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How Does a Water Filter Work? What's inside?

If you have always wondered what's inside those pitcher and faucet water filters. Well,

wonder no more. We have cut apart a used up PUR pitcher water filter to show you what

is inside - water was no longer flowing through it. Most of these filters have three stages

of filtering in them - two physical stages: first and third and a second stage, which

is an active carbon filtering stage wedged in between the two physical stages. The first

stage is just a crude sediment filter, designed to keep large particles out of the rest of

the filter. The third stage is a pleated accordion style filter that takes out the finer size

particles and is made similar to air filters you will find in most automobiles, furnaces

and older vacuum cleaners. The second stage is what does most of the work, with the carbon

absorbing many of the impurities and much of the contamination commonly found in water.

This second stage also contains little Styrofoam balls like this. These Styrofoam balls do

not seem to have any water filtering purpose, but they do slowly make their way down from

the second to the third filter stage along with filtered water. As we look at the third

stage of the filter, we see that it is generally in a very good shape. In fact it looks so

clean that if it was in your car, you wouldn't even think of replacing it. The first water

filter stage is not bad either. We are on a well here and our water is rich in iron,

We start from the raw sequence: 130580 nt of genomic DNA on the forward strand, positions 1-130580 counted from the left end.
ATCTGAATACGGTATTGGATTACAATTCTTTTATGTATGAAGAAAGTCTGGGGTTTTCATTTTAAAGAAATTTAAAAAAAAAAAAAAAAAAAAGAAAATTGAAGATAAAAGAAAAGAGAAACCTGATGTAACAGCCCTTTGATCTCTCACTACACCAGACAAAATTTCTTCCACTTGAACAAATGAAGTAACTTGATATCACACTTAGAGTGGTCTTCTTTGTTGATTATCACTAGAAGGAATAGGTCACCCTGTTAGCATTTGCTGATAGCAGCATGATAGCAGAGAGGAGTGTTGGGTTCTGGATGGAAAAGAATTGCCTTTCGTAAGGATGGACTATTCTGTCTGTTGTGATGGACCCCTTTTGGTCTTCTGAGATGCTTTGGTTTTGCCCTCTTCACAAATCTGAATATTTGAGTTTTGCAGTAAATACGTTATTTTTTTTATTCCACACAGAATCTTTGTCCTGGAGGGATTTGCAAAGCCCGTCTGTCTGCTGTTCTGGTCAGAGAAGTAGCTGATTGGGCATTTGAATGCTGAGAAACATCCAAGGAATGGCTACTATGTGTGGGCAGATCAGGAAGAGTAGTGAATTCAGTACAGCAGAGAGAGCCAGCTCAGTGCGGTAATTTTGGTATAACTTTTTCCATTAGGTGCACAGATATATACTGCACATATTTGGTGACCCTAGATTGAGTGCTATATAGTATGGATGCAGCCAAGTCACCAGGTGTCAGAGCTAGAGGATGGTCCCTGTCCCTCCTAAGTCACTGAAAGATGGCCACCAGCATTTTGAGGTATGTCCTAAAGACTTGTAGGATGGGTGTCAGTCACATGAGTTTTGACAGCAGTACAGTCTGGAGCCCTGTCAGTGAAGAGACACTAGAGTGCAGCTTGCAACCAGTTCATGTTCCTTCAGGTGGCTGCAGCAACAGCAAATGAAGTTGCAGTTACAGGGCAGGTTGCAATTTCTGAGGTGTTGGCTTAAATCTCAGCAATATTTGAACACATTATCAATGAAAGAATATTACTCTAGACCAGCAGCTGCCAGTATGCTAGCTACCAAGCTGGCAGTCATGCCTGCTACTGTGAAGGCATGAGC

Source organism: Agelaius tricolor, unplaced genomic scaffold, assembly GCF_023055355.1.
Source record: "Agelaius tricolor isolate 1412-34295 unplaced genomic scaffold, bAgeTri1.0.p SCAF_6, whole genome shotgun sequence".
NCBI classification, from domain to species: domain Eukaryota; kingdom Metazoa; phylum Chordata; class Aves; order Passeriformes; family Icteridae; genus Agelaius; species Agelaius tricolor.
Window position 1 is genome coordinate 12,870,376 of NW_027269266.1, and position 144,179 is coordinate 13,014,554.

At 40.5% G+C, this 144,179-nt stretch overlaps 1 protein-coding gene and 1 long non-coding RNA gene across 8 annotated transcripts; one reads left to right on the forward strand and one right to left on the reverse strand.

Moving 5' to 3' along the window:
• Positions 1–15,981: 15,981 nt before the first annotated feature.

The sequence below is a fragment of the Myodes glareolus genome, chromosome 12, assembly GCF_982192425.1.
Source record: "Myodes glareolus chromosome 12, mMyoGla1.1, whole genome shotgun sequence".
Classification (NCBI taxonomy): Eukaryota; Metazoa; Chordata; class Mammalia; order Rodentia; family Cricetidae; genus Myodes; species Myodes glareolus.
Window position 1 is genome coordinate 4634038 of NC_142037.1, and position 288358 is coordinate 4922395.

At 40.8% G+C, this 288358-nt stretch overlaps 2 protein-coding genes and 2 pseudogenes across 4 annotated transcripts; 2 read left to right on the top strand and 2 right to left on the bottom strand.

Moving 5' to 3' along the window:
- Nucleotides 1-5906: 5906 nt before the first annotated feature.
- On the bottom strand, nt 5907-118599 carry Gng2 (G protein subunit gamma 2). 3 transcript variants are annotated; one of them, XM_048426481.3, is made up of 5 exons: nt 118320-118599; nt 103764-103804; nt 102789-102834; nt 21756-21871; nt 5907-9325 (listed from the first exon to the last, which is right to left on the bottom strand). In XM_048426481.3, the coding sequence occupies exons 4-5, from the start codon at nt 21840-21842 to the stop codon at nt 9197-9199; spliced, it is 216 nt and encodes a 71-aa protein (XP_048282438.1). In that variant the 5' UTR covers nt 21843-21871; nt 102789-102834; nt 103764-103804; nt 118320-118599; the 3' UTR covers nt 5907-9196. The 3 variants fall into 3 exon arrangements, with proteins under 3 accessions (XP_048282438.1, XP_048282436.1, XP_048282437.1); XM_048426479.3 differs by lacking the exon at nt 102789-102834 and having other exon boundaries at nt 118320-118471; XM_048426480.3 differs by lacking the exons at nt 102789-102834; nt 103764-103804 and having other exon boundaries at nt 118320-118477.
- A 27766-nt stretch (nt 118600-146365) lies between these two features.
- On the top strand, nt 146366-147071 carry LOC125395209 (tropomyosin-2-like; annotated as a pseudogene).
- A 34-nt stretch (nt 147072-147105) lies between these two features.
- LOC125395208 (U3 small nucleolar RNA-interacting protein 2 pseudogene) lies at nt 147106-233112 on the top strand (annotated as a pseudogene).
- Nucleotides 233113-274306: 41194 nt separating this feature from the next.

which explains the discoloration. This house also has a whole house sediment filter, which

takes out all the particles down to 2 microns, so we don't expect to see much sediment collected

by this first stage pre-filtering and we don't. Looking at the active carbon media, you can't

really tell how much more capacity to take up impurities it has remaining, but it really

has not had that much water pass through it and the water that did go through it is from

a very deep, and clean source. So, I would venture to guess that it would be perfectly

fine for a very long time still. So what is causing all these filters to plug up and stop

filtering. To answer this question, let's take a closer look at the third stage pleated

filter. If you look close enough you will see that the inner layer of this pleated filter

is non-porous, except that it has little holes in it and all of these holes are now plugged

up with those little Styrofoam balls that we showed you earlier. So, as these little

balls come down from the second filtering stage down to the third, they get caught inside

the little holes and clog the pleated filter entirely. In other words, this filter is designed

to fail before it can ever reach, under normal circumstances, anywhere close to its full

filtering capacity. And this is how P&G and its competitors in the water filtration business

make sure that they can sell you more of the consumables than you really need and would

otherwise buy!